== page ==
The following article was sent to me by a good friend in Lima. It appeared in the New York Times in 1853. It highlights the search for gold in Peru and focuses on General O’Brien but more importantly for me it mentions Don Manuel Ijurra, and the 1853 expedition that my great-great-grandfather took part in.
Señor Ijurra was paid a handsome sum for organizing the expedition and it appears that his aims transcended merely setting up a farming outpost deep in the jungle. Could the promise of Gold have lured those in the expedition? There was/still is a great deal of Gold in Peru as the Yanacocha mine near Cajamarca attests. The article also mentions gutta percha or a natural form of rubber. The rubber boom would not occur until some 30 years later but its importance as a Peruvian resource was already established.
The New York Times, June 11, 1853
Gold in Peru – Gen. O’Brien’s Exploratiions.
"These are the topics of an article in the Valparaiso Mercurio, for April 19. Gen. O’Brien, a native of Ireland, resided for many years in South America, and was the illustrious comrade of San Martin in the battles of Chacabuco and Maipio. In 1828, he returned again from his native land to Brazil, with Mr. Ed. Crawford, the miner, in his company. From Rio Janeiro they pushed into the frightful solitudes of the Brazilian territory, armed with such trinkets as are the most successful implements for keeping peace with savages, until they met the gold-washers in the moutains of the Yungos Paucartambo and Cuzco. During four months and a half O’Brien disappeared, and no notice was had of him until his return, in which he made known and gave proof, consisting of various grains of pure gold, and two wallets full of the sands of the rivers Ninto, Milagro and “Erin’s Gold River,” of his discoveries.... General O’Brien traveled the banks of the rivers for more than twenty leagues, and in all that course he met the gold scattered in abundance, like scales of fishes.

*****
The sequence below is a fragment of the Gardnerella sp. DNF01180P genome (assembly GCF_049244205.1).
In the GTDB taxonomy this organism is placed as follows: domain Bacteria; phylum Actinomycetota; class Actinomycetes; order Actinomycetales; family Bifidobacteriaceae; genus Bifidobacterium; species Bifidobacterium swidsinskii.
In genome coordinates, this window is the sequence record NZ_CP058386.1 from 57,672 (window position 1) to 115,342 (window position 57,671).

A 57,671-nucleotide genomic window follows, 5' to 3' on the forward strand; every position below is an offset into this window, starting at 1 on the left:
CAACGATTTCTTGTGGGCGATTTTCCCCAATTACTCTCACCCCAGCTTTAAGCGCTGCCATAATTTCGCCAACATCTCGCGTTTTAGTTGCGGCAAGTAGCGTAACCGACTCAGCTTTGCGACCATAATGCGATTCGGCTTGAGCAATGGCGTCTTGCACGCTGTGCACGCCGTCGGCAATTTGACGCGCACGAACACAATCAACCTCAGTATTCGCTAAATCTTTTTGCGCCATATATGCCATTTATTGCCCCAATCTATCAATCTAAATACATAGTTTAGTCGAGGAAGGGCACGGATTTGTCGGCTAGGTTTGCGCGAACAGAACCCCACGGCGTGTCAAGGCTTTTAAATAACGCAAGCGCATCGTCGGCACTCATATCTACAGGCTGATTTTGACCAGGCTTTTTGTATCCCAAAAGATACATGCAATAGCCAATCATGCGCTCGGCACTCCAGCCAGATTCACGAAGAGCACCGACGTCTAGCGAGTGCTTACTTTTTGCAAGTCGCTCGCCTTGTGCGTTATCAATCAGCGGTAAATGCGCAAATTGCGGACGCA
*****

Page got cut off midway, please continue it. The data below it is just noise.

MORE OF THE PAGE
Gen. Gamarra, who then governed the Peruvian Republic, offered O’Brien two hundred men and four pieces of artillery, that he might undertake another excursion; and O’Brien, on his part, guaranteed to pay the internal and foreign debt of Peru in a certain number of years. Just then occured the war of the Confederation with Bolivia, and all the projects were overthrown, But it seems now that the General is about to carry out his undertaking, and attempt his entry into the Cunchos Territory, assisted by the men and artillery of the Government, expecting to find, along the three auriferous rivers of his former discoveries, gold in such abundance as will eclipse the fields of California and Australia.
General Echenique (actual President) has contracted for two coasting steamers of 50 tons for the navigation of the deep rivers of the country, and to connect with Amazons the valleys of Cuzco, Carravalla, Paucartambo, Huanica, etc., and so make an easy egress to the Atlantic for their alpaca wools, cascarillas, fine and rare woods, gutta percha (rubber), and other valuable productions, which are not now cultivated, on account of the immense distance and difficulty of the route to the ports of Callao, Islak and Arica.
The celebrated Igurri under promise of aid to the extent of an appropriation of $ 100,000 from the Peruvian Government, is preparing to take 250 Germans, Italians and French to the shores of the river Ucalaya and the Napro, to develop the resources of those quarters.
The property in gold-washings belongs exclusively to Gen. O’Brien, says the Mercurio. The Chambers have also given him the exclusive right of exporting gutta percha (rubber) for ten years."